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Re: Advice needed
  • Subject: Re: Advice needed
  • From: Aplfgcnys@aol.com
  • Date: Tue, 2 Aug 2011 14:35:23 -0400 (EDT)

Daryl, the majority of our students are older, but we have a few bright
young things.  It's true that general club-membership seems to be
older and older.  More young women are working and just don't have
time for us. However these classes have attracted some who are not
working but whose children are old enough not to require constant
attention.  We occasionally have someone who is not even a garden-
clubber, but just wants the information.  Once on Staten Island a
young fireman came because he was responsible for keeping up the
garden around his firehouse.
I know that the timing of the classes is important, and try to keep
that in mind with the scheduling, but partly I have to adjust to whatever
time schedule our speakers can fit into.  For instance one of our best
speakers on several topics comes from Long Island, so needs to be
scheduled in the late morning or early afternoon so she can avoid the
heaviest traffic. Both days of classes end with a point-scroring exam
for those taking the course for credit, but I try to schedule the point-
scoring practice session right after the speaker on the specimens 
being judged.  I don't allow as many breaks as some schools just
because it is so hard to get people back together.  I do allow a full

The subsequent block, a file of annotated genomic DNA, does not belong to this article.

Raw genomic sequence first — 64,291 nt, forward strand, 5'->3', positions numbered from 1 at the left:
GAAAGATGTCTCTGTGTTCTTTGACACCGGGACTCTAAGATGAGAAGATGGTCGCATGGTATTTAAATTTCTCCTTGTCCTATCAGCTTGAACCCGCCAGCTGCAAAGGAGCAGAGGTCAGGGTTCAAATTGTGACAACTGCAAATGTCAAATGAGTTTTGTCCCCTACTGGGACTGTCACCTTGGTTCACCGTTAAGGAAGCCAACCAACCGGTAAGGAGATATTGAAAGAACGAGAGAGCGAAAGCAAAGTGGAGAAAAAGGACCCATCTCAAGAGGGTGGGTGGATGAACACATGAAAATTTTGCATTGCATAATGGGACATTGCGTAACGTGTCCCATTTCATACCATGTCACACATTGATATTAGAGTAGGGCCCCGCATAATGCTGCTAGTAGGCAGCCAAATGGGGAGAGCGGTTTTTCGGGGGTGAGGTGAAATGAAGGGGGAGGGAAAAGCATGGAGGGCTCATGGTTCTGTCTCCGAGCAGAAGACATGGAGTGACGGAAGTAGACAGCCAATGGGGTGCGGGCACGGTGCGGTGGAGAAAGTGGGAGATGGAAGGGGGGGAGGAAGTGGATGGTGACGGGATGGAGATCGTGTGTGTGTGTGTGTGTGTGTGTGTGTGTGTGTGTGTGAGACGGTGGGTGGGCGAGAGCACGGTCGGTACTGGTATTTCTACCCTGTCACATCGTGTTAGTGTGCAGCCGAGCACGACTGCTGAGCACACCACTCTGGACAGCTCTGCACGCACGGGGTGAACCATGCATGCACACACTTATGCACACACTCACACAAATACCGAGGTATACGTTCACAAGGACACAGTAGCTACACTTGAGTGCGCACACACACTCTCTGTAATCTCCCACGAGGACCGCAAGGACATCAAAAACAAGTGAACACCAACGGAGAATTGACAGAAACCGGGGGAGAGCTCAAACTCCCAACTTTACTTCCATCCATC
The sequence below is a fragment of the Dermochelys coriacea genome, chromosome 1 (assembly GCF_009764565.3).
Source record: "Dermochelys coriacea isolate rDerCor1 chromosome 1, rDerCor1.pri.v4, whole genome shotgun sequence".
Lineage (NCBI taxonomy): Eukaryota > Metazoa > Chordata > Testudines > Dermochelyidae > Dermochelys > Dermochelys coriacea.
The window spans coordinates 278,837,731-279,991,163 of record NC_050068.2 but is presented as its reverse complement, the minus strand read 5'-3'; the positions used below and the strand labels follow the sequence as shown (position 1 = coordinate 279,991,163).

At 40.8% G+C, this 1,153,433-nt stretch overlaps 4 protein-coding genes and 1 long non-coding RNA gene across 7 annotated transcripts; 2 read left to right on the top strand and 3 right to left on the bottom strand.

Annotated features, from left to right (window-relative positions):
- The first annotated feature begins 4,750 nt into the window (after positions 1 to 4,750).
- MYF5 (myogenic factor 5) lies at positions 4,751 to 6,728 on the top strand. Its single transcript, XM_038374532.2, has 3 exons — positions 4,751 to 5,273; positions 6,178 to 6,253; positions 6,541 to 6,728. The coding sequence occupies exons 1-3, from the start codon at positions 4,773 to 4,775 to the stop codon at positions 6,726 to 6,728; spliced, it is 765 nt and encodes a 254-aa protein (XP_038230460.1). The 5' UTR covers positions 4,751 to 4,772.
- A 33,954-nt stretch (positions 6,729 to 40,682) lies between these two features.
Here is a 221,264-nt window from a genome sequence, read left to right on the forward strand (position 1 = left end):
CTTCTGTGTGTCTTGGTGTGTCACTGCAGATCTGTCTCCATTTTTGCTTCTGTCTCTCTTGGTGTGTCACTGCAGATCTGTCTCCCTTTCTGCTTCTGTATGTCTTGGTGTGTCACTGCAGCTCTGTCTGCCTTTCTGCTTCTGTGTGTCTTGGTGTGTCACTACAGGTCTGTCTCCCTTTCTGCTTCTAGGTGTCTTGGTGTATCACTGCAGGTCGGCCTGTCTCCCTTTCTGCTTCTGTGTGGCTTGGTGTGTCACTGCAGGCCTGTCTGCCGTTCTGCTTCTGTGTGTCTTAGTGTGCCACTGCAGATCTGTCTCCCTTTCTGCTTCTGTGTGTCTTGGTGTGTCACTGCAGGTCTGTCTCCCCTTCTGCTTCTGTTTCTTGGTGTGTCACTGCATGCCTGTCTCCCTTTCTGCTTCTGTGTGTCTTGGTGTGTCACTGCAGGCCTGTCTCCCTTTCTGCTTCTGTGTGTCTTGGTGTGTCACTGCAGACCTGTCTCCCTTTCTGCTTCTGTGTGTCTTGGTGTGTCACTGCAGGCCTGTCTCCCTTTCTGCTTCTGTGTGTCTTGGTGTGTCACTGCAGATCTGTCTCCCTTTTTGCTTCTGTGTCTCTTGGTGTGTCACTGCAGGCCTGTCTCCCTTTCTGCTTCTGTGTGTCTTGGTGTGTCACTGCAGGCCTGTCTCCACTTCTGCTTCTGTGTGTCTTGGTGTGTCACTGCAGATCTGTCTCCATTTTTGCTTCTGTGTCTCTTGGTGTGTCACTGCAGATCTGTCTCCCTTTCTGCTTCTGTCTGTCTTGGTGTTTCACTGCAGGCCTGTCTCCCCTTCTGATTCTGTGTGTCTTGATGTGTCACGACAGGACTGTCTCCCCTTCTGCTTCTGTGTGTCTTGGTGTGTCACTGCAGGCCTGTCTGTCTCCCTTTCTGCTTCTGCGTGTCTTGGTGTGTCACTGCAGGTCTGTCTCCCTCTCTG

hour for lunch, since there is a garden shop at Lasdon Park & Arboretum
where we hold the schools, and people like to walk down to it and
Thanks for your input. I'll keep the flash-card idea in mind.
In a message dated 8/2/2011 12:26:13 PM Eastern Daylight Time, 
dp2413@comcast.net writes:


For years, I assisted with tagging specimens for our local and regional club
shows, and I was surprised at how few members knew the nomenclature. Some
entrants didn't know more than the common name of the plant, let alone how
to write it. I found that to be true with various schools that I attended or
taught. It was very frustrating to me as an instructor,  but I took great
comfort in the fact that they were willing to learn.

One thing that I did for several classes, both club and MG, was to make 
flash cards. That
introduced an element of fun as well as repetition, and a little 
competition, too. It helped to do a short bit of taxonomy and ID between the
first lecture and lunch. After they'd had their coffee, and a chance to 
chat, they were much more likely to pay attention than when it was after